Media Files
Title:
Interview with Aaron Goodstein, January 30, 2004, Sheboygan, Wisconsin
Collection:
Wisconsin Jewish Archives Oral Histories
Organization:
Wisconsin Historical Society
Description:
summary Andy Muchin interviews Judge Aaron Goodstein on January 30, 2004, in Sheboygan, Wisconsin. Mr. Goodstein discusses how his grandfather came to Sheboygan from Russia, his bar mitzvah, and his Jewish education. He also talks about the Sheboygan synagogues, visiting his other Jewish relatives, and dating in high school.
Identifier:
accession number WSA0155
Format:
audio
Description:
summary Andy Muchin interviews Judge Aaron Goodstein on January 30, 2004, in Sheboygan, Wisconsin. Mr. Goodstein discusses how his grandfather came to Sheboygan from Russia, his bar mitzvah, and his Jewish education. He also talks about the Sheboygan synagogues, visiting his other Jewish relatives, and dating in high school.
Language:
English
Date:
created 2004-01-30
Agent:
Interviewee Aaron Goodstein
Interviewer Andy Muchin
Rights Statement:
Copyright to this audio belongs to the Wisconsin Historical Society or, in certain cases, either to the individuals who created them or the organizations for which they worked. We share them here strictly for non-profit educational purposes. If you have questions related to the copyright status of material included here, please contact us at asklibrary@wisconsinhistory.org.
Publisher:
Wisconsin Historical Society
Duration:
01:02:00
Source Metadata URI:
00051484
Type:
Sound
Partial Transcript: Aaron's grandparents on his father's side originally settled in Sheboygan. His grandfather came to the United Staes from Russia around the turn of the century.
Partial Transcript: Aaron believes that his grandparents met when they came to Sheboygan.
Partial Transcript: Aaron was not completely sure of what his grandfather did for a living. His father owned a jewelry store and his grandfather worked for his son.
Partial Transcript: When Aaron was born, the entire family lived in a duplex on thirteenth street, the south end of the Jewish neighborhood.
Partial Transcript: The family was able to walk to shul. The synagogue tended to lean more conservative.
Partial Transcript: Aaron was born in 1942. His parents and grandparents all lived together in a duplex.
Partial Transcript: Aaron's parents and grandparents all spoke Yiddish, but always made an effort to speak English around Aaron. As a result, Aaron does not know much Yiddish.
Partial Transcript: Aaron's family owned a lot of Jewish books, but he does not remember if they subscribed to any Jewish newspapers.
Partial Transcript: His family always kept kosher. Aaron no longer keeps kosher, but the rest of his family still does. The family got their kosher meat from the local butcher.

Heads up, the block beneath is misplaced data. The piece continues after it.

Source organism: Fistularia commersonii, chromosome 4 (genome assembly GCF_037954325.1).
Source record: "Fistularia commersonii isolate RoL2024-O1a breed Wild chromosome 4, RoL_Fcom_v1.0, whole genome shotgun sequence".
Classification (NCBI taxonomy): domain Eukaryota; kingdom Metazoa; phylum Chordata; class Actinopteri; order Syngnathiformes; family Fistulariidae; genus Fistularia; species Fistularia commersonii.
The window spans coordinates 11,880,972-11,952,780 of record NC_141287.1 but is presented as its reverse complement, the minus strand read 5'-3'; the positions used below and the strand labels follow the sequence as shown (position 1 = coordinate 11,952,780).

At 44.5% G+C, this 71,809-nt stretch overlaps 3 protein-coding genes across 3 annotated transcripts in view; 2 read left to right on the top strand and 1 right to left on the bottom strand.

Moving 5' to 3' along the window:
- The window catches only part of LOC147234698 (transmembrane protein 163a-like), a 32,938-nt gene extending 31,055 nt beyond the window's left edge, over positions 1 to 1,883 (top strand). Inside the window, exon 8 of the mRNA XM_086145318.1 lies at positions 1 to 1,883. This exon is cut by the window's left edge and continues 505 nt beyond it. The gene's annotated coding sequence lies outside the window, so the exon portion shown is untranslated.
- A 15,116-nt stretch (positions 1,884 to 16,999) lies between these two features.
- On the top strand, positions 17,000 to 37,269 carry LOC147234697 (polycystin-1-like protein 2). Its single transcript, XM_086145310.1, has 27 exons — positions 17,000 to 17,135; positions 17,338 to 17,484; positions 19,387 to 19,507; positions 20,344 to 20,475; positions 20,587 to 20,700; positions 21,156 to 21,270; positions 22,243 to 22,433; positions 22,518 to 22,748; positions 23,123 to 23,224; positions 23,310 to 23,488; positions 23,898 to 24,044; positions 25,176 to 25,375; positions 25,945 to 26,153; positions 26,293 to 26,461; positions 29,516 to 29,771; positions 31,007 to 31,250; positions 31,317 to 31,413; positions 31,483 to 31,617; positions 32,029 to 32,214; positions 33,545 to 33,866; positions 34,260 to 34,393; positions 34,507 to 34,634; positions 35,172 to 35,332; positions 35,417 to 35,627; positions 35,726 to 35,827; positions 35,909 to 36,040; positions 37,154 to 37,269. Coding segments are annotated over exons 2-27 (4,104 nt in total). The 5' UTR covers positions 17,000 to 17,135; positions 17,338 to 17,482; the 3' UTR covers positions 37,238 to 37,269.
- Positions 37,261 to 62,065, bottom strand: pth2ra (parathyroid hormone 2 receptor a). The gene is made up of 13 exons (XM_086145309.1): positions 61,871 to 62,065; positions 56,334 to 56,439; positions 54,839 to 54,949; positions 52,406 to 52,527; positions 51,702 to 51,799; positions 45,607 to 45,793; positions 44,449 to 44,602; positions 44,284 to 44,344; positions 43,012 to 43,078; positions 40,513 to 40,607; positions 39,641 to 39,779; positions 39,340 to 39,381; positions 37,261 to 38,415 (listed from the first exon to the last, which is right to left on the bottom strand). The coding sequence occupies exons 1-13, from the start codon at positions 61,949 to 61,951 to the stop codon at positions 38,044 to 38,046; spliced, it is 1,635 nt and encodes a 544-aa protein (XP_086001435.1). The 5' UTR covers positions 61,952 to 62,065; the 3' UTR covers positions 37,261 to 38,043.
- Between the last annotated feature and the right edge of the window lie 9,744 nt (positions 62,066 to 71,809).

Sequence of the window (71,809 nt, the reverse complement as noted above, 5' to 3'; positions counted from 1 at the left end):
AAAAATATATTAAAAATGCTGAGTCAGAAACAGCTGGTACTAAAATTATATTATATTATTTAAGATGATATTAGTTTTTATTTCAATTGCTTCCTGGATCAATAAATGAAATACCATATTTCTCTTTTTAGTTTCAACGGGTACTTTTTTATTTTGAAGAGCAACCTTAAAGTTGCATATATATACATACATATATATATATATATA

Partial Transcript: Aaron loved his mother and grandmother's cooking, but he vaguely remembers dishes often being overcooked.
Partial Transcript: During passover, relatives from far away would often come to celebrate with the Goodsteins. His grandfather would lead seder in Hebrew. After Aaron's grandfather passed away, his father led the seder in Hebrew and English.
Partial Transcript: Aaron's father was both observant and studious. He attended services early Saturday morning and then worked at his store for the rest of the day. He closed the store on high holidays. Aaron does not remember his grandfather working on Saturdays.
Partial Transcript: Sheboygan had a fairly large Jewish community. His father attended cheder and belonged to Jewish organizations.
Partial Transcript: Aaron attended the white shul during his childhood. He went to Hebrew school two to three times a week after school. There were about ten other kids in his Jewish classes. Aaron's siblings also went to Hebrew school. Their Hebrew education focused on reading and translation.
Partial Transcript: Aaron wore a pink shirt, blue suede shoes, a bow tie, and a gray suit for his bar mitzvah. It was on a Saturday morning in April. Aaron describes the typical Sheboygan bar mitzvah.
Partial Transcript: Aaron talked about his various relatives on his mother's side. The family frequently visited their relatives in Appleton, especially on Thanksgiving.
Partial Transcript: There was a balcony at the white shul, but Aaron did not remember the seating arrangement. The new synagogue had mixed seating. Aarons sister had a bat mitzvah in the new synagogue.
Partial Transcript: His father's store was in business for over fifty years. Aaron occasionally helped out in his father's store making repairs and engraving. His father got into the Jewelry business by becoming a watchmaker. He was around thirty when he opened his store.
Partial Transcript: Aaron belonged to some Jewish organizations when he was a teenager, which helped him meet other Jewish kids from other towns.
Partial Transcript: Aaron was strongly encouraged not to date non-Jewish women, which was difficult because there were very few Jewish women in his high school.
Partial Transcript: Aaron was confirmed in high school.
No transcript available for this file.